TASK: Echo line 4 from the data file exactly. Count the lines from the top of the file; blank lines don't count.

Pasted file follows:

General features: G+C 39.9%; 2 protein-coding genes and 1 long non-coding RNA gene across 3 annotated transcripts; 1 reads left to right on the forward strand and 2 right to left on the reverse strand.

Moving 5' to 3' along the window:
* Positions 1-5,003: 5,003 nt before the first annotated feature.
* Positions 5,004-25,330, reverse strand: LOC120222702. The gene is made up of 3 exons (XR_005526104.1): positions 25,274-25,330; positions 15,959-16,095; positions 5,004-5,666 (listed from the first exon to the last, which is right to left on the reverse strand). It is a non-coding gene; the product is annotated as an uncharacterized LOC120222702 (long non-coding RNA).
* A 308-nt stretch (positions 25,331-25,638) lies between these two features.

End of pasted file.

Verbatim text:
* Positions 5,004-25,330, reverse strand: LOC120222702. The gene is made up of 3 exons (XR_005526104.1): positions 25,274-25,330; positions 15,959-16,095; positions 5,004-5,666 (listed from the first exon to the last, which is right to left on the reverse strand). It is a non-coding gene; the product is annotated as an uncharacterized LOC120222702 (long non-coding RNA).